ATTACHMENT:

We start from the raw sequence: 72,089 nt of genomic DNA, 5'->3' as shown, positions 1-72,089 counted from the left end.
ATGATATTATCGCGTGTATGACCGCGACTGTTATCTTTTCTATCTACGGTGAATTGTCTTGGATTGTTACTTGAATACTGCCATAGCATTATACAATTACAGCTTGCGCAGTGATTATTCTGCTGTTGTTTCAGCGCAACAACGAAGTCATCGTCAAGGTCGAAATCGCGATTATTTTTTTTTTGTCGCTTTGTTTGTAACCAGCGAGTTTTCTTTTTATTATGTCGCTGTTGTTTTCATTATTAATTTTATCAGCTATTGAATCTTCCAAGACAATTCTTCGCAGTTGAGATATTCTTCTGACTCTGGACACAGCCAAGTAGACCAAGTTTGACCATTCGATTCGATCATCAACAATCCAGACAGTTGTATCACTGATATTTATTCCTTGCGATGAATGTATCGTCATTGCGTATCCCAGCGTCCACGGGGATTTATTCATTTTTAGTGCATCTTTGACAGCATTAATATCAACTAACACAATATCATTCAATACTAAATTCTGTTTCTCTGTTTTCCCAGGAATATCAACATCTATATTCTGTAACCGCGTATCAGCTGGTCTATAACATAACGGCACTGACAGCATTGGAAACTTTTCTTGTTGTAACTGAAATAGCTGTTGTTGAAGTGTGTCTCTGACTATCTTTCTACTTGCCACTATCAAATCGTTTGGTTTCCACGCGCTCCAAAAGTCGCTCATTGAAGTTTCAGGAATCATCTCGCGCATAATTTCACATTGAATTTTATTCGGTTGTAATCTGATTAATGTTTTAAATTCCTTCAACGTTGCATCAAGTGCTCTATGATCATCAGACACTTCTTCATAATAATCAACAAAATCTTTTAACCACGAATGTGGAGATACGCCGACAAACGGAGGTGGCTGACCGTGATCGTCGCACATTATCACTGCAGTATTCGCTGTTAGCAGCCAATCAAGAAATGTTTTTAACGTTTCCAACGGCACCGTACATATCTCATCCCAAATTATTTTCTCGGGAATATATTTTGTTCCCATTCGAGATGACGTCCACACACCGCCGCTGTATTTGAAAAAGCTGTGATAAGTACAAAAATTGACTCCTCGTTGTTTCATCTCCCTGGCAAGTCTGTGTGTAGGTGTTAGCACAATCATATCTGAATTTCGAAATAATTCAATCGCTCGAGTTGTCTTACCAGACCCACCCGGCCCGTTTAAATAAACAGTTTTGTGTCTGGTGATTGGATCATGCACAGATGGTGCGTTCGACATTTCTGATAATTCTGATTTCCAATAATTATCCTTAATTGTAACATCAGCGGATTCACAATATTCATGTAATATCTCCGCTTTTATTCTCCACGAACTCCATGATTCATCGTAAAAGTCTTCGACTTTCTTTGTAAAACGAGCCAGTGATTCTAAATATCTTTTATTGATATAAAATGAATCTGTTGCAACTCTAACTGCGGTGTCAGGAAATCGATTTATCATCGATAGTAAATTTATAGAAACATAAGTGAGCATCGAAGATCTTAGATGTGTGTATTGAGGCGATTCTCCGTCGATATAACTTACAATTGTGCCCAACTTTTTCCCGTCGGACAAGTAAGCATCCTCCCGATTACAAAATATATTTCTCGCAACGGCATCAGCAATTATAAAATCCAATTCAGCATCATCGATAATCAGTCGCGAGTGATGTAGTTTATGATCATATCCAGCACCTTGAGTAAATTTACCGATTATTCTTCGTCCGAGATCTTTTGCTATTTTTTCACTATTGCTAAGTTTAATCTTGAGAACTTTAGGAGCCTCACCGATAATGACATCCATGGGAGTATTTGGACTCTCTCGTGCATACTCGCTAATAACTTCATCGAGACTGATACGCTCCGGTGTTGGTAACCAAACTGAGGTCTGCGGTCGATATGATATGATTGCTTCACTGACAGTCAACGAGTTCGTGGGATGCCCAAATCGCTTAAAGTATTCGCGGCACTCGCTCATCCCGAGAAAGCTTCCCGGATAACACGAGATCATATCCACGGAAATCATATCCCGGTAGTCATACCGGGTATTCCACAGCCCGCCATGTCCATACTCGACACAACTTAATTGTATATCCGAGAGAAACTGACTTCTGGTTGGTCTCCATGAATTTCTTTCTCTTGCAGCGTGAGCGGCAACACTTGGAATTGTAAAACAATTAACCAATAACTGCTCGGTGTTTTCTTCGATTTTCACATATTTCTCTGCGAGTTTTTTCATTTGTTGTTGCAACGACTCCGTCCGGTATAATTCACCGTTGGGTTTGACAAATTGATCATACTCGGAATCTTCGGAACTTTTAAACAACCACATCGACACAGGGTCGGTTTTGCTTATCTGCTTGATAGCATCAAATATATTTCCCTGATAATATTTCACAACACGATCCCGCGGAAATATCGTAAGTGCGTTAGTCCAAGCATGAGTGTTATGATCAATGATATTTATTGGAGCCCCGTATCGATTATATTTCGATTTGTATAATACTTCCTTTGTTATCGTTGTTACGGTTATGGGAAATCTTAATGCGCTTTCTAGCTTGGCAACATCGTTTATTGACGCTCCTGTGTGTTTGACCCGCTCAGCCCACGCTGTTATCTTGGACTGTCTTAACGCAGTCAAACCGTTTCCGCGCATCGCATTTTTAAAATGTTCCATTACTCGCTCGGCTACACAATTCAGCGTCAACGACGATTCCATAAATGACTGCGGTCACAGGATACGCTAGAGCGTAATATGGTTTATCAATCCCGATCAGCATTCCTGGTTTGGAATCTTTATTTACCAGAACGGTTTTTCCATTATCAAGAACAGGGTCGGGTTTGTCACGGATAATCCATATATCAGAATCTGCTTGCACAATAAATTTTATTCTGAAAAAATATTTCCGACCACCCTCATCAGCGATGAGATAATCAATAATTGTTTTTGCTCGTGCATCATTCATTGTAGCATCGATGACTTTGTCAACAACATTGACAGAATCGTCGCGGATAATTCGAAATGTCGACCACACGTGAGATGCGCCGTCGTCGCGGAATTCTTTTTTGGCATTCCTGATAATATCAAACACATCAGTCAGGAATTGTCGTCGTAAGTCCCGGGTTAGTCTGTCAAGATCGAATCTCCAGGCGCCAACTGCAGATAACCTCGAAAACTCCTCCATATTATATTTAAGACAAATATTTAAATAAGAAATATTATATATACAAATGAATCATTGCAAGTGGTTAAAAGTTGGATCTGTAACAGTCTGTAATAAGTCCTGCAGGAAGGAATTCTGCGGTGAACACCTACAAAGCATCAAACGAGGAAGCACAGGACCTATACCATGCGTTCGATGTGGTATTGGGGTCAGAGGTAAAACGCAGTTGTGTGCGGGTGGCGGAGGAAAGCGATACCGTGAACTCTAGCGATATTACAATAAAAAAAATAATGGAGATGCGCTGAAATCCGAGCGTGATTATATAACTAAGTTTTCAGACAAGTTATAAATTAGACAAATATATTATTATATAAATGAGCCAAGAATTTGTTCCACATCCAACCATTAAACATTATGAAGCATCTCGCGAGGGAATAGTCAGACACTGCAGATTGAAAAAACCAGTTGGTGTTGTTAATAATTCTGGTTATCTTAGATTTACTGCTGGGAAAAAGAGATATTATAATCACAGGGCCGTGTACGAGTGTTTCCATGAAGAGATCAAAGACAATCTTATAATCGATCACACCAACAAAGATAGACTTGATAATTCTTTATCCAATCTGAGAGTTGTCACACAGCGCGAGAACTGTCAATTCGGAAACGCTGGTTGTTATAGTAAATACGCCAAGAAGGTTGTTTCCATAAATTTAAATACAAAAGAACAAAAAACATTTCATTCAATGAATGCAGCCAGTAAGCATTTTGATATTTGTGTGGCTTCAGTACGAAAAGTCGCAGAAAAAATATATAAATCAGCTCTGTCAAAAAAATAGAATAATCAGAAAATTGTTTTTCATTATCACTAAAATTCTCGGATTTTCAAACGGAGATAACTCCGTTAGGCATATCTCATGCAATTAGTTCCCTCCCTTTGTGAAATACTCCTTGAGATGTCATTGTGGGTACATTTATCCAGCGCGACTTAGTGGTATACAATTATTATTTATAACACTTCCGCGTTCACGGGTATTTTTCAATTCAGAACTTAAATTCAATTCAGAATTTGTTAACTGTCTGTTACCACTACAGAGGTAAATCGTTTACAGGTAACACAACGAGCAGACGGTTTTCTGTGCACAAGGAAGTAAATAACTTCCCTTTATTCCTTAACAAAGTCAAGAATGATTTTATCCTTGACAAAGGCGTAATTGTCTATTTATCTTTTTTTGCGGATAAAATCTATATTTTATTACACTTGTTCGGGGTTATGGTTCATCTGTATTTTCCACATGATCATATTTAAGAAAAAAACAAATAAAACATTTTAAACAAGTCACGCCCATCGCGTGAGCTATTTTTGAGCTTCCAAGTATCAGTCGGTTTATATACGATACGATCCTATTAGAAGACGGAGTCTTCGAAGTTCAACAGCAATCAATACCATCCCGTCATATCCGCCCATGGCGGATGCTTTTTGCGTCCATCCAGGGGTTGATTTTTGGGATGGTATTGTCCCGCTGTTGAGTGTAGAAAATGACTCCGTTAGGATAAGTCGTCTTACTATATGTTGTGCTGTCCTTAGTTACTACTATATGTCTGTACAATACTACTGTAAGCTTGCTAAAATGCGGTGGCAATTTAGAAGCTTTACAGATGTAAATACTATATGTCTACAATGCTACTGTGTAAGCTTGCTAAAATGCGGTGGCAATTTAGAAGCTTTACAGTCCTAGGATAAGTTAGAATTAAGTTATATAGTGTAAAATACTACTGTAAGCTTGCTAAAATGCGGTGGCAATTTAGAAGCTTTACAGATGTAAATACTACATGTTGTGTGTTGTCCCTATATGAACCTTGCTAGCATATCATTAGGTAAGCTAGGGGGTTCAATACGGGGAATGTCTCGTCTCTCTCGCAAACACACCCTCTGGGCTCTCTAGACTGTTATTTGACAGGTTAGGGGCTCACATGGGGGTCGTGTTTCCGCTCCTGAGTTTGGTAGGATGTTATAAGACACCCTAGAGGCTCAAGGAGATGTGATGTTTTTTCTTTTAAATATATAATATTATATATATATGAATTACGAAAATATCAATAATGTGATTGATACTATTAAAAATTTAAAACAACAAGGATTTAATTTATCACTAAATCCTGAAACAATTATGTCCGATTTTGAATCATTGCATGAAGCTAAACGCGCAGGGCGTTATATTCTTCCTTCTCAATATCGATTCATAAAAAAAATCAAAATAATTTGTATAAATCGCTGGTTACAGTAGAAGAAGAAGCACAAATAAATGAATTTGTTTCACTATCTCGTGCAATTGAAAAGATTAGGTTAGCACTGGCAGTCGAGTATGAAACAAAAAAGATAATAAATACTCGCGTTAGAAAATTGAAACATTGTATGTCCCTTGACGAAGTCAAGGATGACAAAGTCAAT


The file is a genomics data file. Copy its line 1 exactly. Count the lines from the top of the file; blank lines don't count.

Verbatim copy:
We start from the raw sequence: 72,089 nt of genomic DNA, 5'->3' as shown, positions 1-72,089 counted from the left end.